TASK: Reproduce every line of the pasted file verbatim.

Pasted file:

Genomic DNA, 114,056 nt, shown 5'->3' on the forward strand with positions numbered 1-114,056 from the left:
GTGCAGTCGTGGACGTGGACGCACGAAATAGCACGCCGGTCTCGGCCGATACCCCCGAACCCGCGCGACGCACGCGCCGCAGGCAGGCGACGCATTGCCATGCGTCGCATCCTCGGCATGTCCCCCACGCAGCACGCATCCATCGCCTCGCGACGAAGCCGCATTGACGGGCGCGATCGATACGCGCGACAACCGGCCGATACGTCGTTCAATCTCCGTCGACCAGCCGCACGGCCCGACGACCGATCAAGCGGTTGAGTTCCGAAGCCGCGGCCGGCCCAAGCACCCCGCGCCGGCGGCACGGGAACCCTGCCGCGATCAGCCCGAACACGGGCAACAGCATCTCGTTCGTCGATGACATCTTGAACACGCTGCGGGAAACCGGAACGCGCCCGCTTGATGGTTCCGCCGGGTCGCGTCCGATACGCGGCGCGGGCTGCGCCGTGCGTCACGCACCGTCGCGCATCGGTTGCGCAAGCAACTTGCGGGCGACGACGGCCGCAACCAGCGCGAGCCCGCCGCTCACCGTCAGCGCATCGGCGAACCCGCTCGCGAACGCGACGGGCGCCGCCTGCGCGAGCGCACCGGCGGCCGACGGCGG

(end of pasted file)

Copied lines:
Genomic DNA, 114,056 nt, shown 5'->3' on the forward strand with positions numbered 1-114,056 from the left:
GTGCAGTCGTGGACGTGGACGCACGAAATAGCACGCCGGTCTCGGCCGATACCCCCGAACCCGCGCGACGCACGCGCCGCAGGCAGGCGACGCATTGCCATGCGTCGCATCCTCGGCATGTCCCCCACGCAGCACGCATCCATCGCCTCGCGACGAAGCCGCATTGACGGGCGCGATCGATACGCGCGACAACCGGCCGATACGTCGTTCAATCTCCGTCGACCAGCCGCACGGCCCGACGACCGATCAAGCGGTTGAGTTCCGAAGCCGCGGCCGGCCCAAGCACCCCGCGCCGGCGGCACGGGAACCCTGCCGCGATCAGCCCGAACACGGGCAACAGCATCTCGTTCGTCGATGACATCTTGAACACGCTGCGGGAAACCGGAACGCGCCCGCTTGATGGTTCCGCCGGGTCGCGTCCGATACGCGGCGCGGGCTGCGCCGTGCGTCACGCACCGTCGCGCATCGGTTGCGCAAGCAACTTGCGGGCGACGACGGCCGCAACCAGCGCGAGCCCGCCGCTCACCGTCAGCGCATCGGCGAACCCGCTCGCGAACGCGACGGGCGCCGCCTGCGCGAGCGCACCGGCGGCCGACGGCGG